Monday, June 17, 2024

The joy of glorious, delicious refried beans

Had I ever even noticed, much less eaten, refried beans before I moved to Mexico? I think not. At restaurants, I always opted out, and I never bought a can of what I disdainfully thought of as a lard-filled throwaway that had no place in my pantry (or cooking).


Nowadays, my love of refried beans is a quiet secret I usually keep to myself. To me, they’re absolutely delicious; when I make them at home, I find myself licking the spatula as though it’s loaded with cupcake batter. (And, yes, I do that too.) But many expats I know don’t share my affinity for frijoles refritos — or, God forbid, frijoles puercos — for one main reason: the fear of lard.

I find this fear kind of a random parameter, and I have to ask those people: Do you eat bacon? How about the crunchy, yummy skin on a perfectly roasted chicken? Or the crispy fat on the edge of a grilled pork chop? Please. Come on, now. Manteca, i.e., lard, is a perfectly acceptable form of fat when used and eaten in moderation. (In the words of one of my foodie friends: “I have no problem with any kind of rendered fat.”)

mexican tostadas
Tostadas simply aren’t tostadas without a base of well-made refried beans.

Lard is what gives most tacos, burritos and quesadillas that shot of umami, the “essence of deliciousness.” I hate to break it to you, but chances are, even that vegetarian papa loca you love has been drizzled with a bit of manteca.

Refried beans are a cheap, simple protein powerhouse. They’re great for breakfast, as an accompaniment to eggs-any-style, scooped up with corn or flour tortillas. They’re an essential part of a mollete (perhaps the Mexican equivalent of a PB&J), spread onto a toasted bolillo (a fluffy sandwich roll) and topped with melted cheese, jalapeños and salsa verde or pico de gallo. Let us not forget nachos, tacos, burritos, quesadillas … the list goes on and on.

To make this dish, I always start with dried beans cooked overnight on my Instant Pot’s slow-cooker setting. (Can you use canned beans? Sure.) Personally, I like slow-cooked beans better than those cooked in a pressure cooker. After so many years of bean-eating, I’ve settled on yellowish, buttery peruano beans, also called Mayocobas, as my favorites. They cost a few pesos more, but the flavor and texture are worth it to me.

My tastes are simple, and usually, I just add some salt and maybe half a veggie bouillon cube to the beans as they cook. You can add more flavor with chopped onions, canned adobo chiles, pickled jalapeños, minced garlic, a teaspoon or so of ground cumin, coriander or red pepper flakes.

Once they’re thoroughly cooked and tender, I use an immersion blender to process them until smooth. (Another option is to mash them in the pan for a chunkier version.)

Now comes the “refrying” part: the bean purée is basically sautéed in corn oil (for flavor) or lard or bacon drippings (which makes them frijoles puercos) until the flavors merge and the texture changes. You can use butter, but I wouldn’t advise it; butter adds a flavor that just doesn’t fit well with the rest of the dish.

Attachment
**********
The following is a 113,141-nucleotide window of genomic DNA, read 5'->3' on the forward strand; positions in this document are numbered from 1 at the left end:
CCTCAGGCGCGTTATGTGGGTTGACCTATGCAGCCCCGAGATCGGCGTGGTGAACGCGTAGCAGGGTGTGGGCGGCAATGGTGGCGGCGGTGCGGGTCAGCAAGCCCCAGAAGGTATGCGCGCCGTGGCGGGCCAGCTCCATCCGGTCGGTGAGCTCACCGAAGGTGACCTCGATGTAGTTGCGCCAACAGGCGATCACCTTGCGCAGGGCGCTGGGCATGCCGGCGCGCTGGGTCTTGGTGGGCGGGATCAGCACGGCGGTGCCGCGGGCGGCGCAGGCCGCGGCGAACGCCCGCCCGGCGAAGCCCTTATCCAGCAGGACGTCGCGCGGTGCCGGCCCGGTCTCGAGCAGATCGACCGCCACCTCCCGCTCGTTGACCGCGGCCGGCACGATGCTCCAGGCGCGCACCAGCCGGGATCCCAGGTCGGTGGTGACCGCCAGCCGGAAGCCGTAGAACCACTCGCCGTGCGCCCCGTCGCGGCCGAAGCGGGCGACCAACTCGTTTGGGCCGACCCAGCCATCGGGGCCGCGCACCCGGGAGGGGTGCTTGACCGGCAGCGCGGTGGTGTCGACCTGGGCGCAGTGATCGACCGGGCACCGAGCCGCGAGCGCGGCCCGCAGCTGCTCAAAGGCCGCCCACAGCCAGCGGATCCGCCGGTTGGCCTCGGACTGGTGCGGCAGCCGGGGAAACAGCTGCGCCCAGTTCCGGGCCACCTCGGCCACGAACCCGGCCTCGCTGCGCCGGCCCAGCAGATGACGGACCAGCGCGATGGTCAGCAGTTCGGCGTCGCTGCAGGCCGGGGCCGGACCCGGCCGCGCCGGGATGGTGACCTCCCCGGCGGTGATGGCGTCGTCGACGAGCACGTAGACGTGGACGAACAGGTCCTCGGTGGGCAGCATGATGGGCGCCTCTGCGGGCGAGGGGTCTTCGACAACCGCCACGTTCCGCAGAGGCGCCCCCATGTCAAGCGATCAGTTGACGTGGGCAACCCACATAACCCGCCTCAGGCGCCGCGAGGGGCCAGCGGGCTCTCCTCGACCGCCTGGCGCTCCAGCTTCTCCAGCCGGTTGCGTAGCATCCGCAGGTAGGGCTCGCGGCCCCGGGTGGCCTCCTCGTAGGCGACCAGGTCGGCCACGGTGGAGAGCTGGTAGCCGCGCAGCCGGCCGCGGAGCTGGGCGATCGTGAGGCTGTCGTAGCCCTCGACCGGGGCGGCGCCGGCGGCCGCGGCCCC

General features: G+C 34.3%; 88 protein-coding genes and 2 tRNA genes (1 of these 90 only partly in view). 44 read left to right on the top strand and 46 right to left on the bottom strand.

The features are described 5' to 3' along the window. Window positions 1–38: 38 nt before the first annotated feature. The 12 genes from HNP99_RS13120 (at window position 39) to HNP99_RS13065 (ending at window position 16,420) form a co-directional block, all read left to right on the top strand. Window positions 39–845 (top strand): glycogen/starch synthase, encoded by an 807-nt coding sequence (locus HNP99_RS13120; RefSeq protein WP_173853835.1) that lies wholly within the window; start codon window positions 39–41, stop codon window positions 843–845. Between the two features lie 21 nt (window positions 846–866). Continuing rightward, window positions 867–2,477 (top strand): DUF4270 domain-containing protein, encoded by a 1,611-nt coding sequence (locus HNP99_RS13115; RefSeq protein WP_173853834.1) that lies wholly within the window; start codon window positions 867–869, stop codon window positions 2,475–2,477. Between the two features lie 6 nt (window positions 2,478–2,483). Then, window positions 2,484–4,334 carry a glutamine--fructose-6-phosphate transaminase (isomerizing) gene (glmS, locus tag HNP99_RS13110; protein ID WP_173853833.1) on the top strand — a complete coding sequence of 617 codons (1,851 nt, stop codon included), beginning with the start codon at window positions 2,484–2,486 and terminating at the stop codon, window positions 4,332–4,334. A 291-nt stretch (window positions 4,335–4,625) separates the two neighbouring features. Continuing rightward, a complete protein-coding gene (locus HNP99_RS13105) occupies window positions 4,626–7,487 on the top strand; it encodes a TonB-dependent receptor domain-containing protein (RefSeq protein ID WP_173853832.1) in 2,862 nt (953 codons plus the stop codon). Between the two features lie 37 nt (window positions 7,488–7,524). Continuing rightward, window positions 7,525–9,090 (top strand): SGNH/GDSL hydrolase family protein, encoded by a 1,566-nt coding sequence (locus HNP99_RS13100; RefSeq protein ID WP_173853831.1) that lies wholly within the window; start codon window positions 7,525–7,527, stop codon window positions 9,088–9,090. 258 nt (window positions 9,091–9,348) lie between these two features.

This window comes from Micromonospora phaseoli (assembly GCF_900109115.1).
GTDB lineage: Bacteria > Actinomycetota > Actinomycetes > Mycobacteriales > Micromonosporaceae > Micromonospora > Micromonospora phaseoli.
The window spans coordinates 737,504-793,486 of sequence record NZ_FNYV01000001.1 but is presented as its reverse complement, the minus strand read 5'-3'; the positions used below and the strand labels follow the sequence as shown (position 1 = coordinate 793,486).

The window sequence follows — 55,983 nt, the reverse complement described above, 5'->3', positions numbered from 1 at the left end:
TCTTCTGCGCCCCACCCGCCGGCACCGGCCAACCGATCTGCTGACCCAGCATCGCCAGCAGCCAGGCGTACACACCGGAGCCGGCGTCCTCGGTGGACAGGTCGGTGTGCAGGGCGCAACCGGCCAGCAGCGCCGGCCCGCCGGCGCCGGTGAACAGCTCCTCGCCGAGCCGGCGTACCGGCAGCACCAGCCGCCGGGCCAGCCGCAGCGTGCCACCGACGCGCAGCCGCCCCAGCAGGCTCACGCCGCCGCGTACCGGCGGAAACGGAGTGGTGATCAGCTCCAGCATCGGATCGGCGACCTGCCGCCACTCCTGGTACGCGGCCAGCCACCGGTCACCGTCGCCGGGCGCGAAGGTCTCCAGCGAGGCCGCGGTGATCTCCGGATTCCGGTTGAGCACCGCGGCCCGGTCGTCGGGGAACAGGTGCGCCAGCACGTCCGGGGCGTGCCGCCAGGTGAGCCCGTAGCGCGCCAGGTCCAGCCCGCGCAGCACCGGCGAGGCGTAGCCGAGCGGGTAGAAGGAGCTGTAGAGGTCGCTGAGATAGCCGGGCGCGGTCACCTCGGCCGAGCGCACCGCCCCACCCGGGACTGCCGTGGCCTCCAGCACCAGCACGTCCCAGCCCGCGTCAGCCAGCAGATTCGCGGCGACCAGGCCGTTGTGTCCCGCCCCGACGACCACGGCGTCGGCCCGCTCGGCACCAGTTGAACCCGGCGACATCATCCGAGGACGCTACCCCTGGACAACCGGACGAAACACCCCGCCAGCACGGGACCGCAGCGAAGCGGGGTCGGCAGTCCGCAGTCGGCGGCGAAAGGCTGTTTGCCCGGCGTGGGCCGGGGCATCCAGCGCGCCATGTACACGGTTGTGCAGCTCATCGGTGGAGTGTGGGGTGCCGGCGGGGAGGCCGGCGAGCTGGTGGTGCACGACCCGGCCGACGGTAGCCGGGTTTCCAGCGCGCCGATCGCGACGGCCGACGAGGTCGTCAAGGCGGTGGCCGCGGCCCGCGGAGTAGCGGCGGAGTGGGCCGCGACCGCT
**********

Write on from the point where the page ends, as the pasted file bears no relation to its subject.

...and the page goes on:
Basic Refried Beans

  • 2 cups unsoaked dry peruano, black or pinto beans (or whatever kind you like)
  • 2 quarts water
  • 1 heaping teaspoon salt
  • 3 Tbsp. corn oil, lard, bacon or sausage fat, etc.
Refried beans spread on a fluffy sandwich roll Mexicans call a bollilo help make the mollete a classic breakfast comfort food.

Put everything in your slow cooker. Cook 10½ hours on high. This will yield about 5½ cups cooked beans with a little liquid.

Separate 2½ cups cooked beans and liquid; blend with immersion blender, regular blender or food processor till smooth. Heat 3 Tbsp. corn oil (or another kind of fat, but not butter as it will burn) in a large nonstick skillet over medium-high heat. Dump in blended beans; spread to edge of pan and, using a silicone spatula, stir, stir, stir.

Reduce heat to medium; continue stirring almost constantly, using the spatula to push the beans from the edge into the center. After about 10 minutes, you will suddenly see the texture change; the surface will start to look dry, and the bubbles will be bigger and dry-looking. At this point, stay close! All of a sudden, the mixture will be thick and done.

Remove from heat. Serve immediately with your favorite dish or cool, store and refrigerate in a sealed container for up to a week. Refried beans can also be frozen.

Classic Molletes

No need to heat up the kitchen; these can easily be made in a toaster oven.

  • 2 cups refried beans
  • 1-2 cups shredded cheese, like Chihuahua or mozzarella
  • 3-4 bolillos (sandwich rolls)

Cut rolls in half. On a baking sheet, toast at 400 F (200 C) for a few minutes before adding any toppings.

Remove from oven, top each with a layer of beans and shredded cheese. Bake 3–5 minutes more until cheese is thoroughly melted. Top with freshly made salsa verde or pico de gallo and serve immediately.

Janet Blaser is the author of the best-selling book, Why We Left: An Anthology of American Women Expatsfeatured on CNBC and MarketWatch. She has lived in Mexico since 2006. You can find her on Facebook.

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